8. I got my first freelance piece published, and got paid for it! Although the appearance of my essay, “Just Like Glass” in the June issue of Down East Magazine hasn’t led to a flurry of subsequent publications, at least this means I won’t die unpublished as a freelancer.
  9. I got “out” some. Everyone who knows me well knows that I’m a homebody (or, for four months of the year, a campbody), but in 2014 I attended at least three concerts, two plays (one at Deertrees Theatre in Harrison and Elizabeth Peavey’s terrific one-woman show, “My Mother’s Clothes Are Not My Mother,” in Portland), two readings (David Sedaris and Richard Blanco), and the annual Christmas Cantata at the church across the street from my house (which, in 26 Decembers here, I’d never before managed to attend). I go regularly to Greenwood selectmen’s meetings, as well as my wonderful, supportive writing group meetings. I’m not saying it’s a trend, or that I intend to make a regular habit of it, but it turns out that getting out now and then isn’t so bad.
  10. While I didn’t finish either of my two big writing projects, I did add about 25,000 words to one of them this year, which, when considered along with various blog posts, short stories, essays, and the aforementioned 87 newspaper stories, constitutes a fair amount of writing in 2014.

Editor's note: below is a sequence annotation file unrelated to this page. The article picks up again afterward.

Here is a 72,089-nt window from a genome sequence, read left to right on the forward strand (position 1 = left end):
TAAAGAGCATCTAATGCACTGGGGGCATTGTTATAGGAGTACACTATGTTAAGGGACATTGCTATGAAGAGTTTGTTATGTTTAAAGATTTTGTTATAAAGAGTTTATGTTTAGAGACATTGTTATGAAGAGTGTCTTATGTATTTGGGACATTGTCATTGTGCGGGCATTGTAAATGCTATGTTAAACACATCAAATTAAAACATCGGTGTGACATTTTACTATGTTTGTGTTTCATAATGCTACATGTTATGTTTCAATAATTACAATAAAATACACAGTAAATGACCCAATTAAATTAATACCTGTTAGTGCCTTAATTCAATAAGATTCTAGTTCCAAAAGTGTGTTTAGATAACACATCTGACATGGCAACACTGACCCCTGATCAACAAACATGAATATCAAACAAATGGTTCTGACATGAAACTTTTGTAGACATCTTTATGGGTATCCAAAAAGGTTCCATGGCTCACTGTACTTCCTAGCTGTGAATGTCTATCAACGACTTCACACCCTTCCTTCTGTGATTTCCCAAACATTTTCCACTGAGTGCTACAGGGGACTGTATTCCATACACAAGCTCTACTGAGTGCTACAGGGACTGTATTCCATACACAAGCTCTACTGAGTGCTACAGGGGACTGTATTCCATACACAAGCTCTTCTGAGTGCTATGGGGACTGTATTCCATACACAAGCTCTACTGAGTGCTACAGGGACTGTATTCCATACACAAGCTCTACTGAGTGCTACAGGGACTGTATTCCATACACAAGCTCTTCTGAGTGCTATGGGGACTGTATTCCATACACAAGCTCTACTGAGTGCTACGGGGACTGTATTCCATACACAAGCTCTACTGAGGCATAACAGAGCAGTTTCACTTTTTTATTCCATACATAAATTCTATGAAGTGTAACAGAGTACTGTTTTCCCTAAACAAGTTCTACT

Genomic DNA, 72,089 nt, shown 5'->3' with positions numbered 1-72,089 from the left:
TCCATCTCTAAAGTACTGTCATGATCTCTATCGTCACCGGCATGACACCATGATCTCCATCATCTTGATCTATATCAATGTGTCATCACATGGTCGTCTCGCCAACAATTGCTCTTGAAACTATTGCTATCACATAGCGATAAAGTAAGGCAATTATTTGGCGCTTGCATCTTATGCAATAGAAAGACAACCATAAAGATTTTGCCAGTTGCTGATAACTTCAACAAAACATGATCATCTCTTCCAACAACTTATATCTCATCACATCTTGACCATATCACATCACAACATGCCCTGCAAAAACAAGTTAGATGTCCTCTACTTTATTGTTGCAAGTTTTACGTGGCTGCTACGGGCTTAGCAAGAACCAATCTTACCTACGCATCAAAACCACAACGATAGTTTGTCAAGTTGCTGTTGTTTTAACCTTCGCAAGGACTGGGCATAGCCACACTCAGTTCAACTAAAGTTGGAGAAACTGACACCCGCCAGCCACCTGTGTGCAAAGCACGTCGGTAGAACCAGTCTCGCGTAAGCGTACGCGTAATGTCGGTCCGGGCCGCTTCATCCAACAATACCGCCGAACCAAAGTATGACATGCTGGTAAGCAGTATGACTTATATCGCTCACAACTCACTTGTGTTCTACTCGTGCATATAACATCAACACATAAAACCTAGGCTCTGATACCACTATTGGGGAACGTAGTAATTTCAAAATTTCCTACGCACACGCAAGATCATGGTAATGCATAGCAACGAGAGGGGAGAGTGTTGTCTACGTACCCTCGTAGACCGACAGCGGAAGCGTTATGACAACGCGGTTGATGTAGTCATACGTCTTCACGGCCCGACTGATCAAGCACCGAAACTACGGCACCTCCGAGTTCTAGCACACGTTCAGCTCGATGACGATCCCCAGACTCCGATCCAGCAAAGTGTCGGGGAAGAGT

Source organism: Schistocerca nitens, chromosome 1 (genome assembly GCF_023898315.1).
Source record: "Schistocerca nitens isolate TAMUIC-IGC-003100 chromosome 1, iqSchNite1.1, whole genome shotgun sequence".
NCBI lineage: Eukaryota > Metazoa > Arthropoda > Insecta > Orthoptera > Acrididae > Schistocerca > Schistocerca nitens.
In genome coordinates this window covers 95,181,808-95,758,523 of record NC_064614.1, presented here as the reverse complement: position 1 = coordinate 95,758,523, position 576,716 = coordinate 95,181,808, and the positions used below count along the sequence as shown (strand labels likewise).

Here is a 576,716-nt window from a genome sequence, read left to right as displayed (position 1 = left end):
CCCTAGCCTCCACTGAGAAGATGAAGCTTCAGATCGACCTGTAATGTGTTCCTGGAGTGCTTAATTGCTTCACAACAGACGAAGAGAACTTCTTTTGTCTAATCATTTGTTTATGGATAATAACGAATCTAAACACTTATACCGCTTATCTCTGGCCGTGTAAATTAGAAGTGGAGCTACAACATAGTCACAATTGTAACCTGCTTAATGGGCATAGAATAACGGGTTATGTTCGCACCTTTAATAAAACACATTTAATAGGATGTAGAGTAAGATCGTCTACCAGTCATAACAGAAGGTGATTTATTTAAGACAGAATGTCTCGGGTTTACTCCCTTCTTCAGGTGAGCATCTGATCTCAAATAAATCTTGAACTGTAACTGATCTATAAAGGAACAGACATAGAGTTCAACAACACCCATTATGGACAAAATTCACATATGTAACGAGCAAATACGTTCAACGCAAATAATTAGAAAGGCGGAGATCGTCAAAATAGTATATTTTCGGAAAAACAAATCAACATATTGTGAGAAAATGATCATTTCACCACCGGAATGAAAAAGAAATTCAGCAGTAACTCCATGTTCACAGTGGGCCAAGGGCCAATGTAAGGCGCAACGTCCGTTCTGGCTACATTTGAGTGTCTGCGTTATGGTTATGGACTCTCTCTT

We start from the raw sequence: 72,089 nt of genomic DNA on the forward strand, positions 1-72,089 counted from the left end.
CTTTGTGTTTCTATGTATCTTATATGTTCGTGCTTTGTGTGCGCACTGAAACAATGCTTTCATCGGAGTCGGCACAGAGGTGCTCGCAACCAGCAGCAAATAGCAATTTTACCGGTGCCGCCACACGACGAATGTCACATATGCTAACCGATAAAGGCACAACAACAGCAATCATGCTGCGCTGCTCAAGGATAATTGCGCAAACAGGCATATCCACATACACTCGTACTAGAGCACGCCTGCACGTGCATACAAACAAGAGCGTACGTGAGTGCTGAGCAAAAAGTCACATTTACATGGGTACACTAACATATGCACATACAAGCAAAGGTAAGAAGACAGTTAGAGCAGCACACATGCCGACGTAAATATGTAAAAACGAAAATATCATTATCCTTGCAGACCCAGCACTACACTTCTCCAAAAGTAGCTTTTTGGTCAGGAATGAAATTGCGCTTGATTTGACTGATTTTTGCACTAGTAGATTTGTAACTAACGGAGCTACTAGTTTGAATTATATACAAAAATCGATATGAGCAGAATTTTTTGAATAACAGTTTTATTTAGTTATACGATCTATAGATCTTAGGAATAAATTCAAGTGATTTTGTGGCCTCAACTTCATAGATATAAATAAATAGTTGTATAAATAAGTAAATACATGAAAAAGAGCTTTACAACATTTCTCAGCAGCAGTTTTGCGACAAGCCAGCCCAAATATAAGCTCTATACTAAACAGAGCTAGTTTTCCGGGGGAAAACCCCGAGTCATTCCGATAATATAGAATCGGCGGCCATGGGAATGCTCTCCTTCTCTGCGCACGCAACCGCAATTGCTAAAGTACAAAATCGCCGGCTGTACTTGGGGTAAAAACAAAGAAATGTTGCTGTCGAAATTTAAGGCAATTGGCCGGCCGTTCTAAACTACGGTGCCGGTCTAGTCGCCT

Resolutions for 2015:

  1. A place for everything, and everything in its place—even if that means getting rid of half my possessions. I mean it this time. Really.
  2. Early to bed and early to rise. Take advantage of morning hours, when I know I’m at my best.
  3. More writing! Create—and stick to—a more rigid writing schedule. Take advantage of morning hours…
  4. Submit more pieces for publication, and grow a thicker skin when it comes to rejections.
  5. Continue the exercise streak, which will be three years old on April 7th. Take advantage of morning hours…
  6. Eat better. Maybe even consider baking fewer cookies. Maybe.
  7. Spend more time with my siblings. Because they’re all pretty great. And I haven’t seen one of my brothers in over a year.
  8. More reading! Stephen King says that if you don’t have time to read, you don’t have time to write. He does not say that about cleaning the house, cooking dinner, or buying groceries. Learn to see reading as valuable work, not a brief reward at the end of the day. Take advantage of morning hours…
  9. Spend less time doing dumb things on line (thus freeing up more time for #3, #5, #7, and #8).
  10. Be nice when possible. (I used to be a lot nicer than I am now, but I’m working on it.)